In cases where demand and supply are relatively inelastic (as it probably is for food items in the short-term) it may be quite tempting for a policy maker to go for price controls. Economic theory suggests that in the short-term, when demand and supply are inelastic, the effects of price controls are small. The inelastic demand suggests that consumers (voters) place a high value on the good (s) and with inelastic supply (goods have already been ordered and shipped to Barbados) it may take a while for shortages and other side effects to show up. In the short term any effects may likely be felt in the form of higher prices of unregulated goods and services, the quality of services offered as suppliers attempt to maintain their profit margins by cutting costs and so on. In the longer term (time for the next order of goods to be placed), however, supply (as well as demand) is relatively more elastic and the well documented effects of price controls are likely to kick in. In the longer term, shortages can become quite acute due to lower levels of investment in the price controlled areas. We certainly hope this current agreement is a short term policy!
However, I would add one caveat to the discussion on price controls to date. The text book discussion of price controls and their effects is largely based on an analysis of competitive markets. Where there is less competition and firms have power to affect prices, some of the traditional objections to price controls become less compelling. For economists who express concern about the loss of freedom resulting from price controls, a relevant question in this case is, “Whose freedom?”. The loss of freedom caused by price controls is that of firms who have been exploiting the consumers of their products. The reduced profit margins from the price controls are simply a way of redressing the excess profits previously earned by dominant firms. Economic theory in fact suggests that faced with firms enjoying market power a policy maker can constrain price without creating a shortage by setting a price ceiling where the marginal cost curve cuts the demand curve.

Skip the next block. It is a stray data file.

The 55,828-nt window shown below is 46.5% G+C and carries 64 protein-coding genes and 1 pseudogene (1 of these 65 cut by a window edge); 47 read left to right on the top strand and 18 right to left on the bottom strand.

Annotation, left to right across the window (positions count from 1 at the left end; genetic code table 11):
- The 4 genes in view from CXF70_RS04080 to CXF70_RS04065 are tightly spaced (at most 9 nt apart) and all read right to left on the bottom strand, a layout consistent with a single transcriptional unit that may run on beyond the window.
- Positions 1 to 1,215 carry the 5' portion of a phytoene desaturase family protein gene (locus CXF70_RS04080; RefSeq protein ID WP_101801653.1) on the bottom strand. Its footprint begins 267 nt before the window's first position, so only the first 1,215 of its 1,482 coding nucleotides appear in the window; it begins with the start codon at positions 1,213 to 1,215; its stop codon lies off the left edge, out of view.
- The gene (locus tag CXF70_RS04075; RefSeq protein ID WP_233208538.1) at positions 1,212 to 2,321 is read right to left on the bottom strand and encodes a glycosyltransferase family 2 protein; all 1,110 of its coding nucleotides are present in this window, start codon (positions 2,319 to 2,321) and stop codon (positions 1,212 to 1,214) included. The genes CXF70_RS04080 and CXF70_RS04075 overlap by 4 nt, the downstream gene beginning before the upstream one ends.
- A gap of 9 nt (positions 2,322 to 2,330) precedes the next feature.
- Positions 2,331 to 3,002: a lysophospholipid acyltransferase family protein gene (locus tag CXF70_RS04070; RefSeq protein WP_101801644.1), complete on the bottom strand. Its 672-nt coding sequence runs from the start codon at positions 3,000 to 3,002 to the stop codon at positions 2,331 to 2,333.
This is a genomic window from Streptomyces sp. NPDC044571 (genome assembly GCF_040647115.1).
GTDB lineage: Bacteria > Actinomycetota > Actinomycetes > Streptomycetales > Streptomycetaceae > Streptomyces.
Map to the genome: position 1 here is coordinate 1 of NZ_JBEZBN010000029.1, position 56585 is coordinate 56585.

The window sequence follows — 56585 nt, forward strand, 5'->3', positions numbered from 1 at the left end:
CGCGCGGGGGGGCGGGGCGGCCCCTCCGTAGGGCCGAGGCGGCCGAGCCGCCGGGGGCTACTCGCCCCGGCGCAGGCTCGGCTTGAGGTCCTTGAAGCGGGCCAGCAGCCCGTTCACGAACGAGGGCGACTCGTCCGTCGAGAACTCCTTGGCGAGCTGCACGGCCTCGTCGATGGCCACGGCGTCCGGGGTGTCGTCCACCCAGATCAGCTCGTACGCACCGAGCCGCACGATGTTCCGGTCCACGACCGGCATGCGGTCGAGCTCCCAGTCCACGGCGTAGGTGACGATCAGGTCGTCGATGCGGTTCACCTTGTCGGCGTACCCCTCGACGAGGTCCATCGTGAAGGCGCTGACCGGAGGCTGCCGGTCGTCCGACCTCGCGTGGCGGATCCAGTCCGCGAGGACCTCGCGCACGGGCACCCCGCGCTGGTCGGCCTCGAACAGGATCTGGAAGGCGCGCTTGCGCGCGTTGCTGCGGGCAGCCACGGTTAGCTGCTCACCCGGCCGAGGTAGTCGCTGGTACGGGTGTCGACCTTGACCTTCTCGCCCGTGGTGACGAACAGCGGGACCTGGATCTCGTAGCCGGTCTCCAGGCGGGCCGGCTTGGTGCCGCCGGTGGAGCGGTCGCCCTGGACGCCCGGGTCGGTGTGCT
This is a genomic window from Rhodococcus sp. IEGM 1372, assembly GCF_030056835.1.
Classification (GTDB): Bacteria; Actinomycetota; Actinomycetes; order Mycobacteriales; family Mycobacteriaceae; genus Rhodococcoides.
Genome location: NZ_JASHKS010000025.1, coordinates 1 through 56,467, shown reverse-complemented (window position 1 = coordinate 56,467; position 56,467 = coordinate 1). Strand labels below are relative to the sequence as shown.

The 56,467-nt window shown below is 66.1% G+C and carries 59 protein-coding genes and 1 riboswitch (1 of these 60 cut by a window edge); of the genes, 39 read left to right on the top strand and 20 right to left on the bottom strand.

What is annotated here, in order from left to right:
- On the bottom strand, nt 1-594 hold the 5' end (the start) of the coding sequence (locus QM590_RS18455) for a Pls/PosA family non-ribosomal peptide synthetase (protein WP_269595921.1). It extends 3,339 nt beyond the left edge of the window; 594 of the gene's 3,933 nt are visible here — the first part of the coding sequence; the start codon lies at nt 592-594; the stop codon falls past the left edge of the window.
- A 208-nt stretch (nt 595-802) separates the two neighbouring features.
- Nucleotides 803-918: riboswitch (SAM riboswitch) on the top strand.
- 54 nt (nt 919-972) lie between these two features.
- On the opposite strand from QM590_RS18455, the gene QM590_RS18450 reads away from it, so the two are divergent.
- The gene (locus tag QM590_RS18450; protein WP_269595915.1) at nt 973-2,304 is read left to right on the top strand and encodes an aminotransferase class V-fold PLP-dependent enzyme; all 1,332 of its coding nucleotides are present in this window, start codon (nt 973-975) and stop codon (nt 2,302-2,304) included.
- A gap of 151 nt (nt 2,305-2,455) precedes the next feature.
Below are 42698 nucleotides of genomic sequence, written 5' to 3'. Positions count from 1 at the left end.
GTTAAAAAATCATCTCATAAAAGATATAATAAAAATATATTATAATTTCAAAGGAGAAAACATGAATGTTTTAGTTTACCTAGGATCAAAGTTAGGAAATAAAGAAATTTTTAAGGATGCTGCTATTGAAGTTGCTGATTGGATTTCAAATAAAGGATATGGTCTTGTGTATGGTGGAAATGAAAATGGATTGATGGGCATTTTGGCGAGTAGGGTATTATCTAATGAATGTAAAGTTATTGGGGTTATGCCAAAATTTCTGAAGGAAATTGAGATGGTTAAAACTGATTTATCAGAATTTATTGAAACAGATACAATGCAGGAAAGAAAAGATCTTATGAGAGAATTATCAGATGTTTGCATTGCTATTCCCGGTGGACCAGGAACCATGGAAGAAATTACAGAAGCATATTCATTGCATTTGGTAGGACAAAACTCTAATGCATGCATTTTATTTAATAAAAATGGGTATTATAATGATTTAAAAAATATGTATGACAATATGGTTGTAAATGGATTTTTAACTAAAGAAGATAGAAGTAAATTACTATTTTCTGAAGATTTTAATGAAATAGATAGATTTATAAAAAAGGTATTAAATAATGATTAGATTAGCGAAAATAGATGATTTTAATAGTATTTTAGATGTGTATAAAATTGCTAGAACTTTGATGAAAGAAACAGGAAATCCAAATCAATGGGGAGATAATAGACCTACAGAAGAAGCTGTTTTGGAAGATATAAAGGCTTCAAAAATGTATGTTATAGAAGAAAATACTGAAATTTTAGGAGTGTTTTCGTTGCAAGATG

Regulators and policy makers seldom have good information on demand curves, cost curves and elasticities of demand and supply and can very easily get their policies wrong. To the best of my knowledge, there is very little hard data on these variables in Barbados and policy makers are likely shooting in the dark. It seems to me that if the lack of competition in the distributive sector makes a case for price controls, given the uncertainty surrounding the impact of price controls, one is likely to do less harm by adopting policies geared towards increasing the level of competition in the market
When we travel to the United States and the United Kingdom we are often taken with the range of choice consumers have and the levels of competition. I would like to suggest that this level of competition and consumer choice is not purely a matter of large market size and a higher level of economic development. Competition in those markets is ever so slightly encouraged by the regulatory stance taken in terms of competition policy. Competition revolves heavily around seeking to minimize the level of market concentration and hence market power enjoyed by firms, as well as seeking to monitor and deter anti-competitive practices. Anti-competitive practices include, exclusive dealing arrangements, predatory pricing (dumping), limiting access to essential facilities (interconnection in the cellular market), tying arrangements (if you want the tomatoes you have to buy the eddoes and yams as well) among others.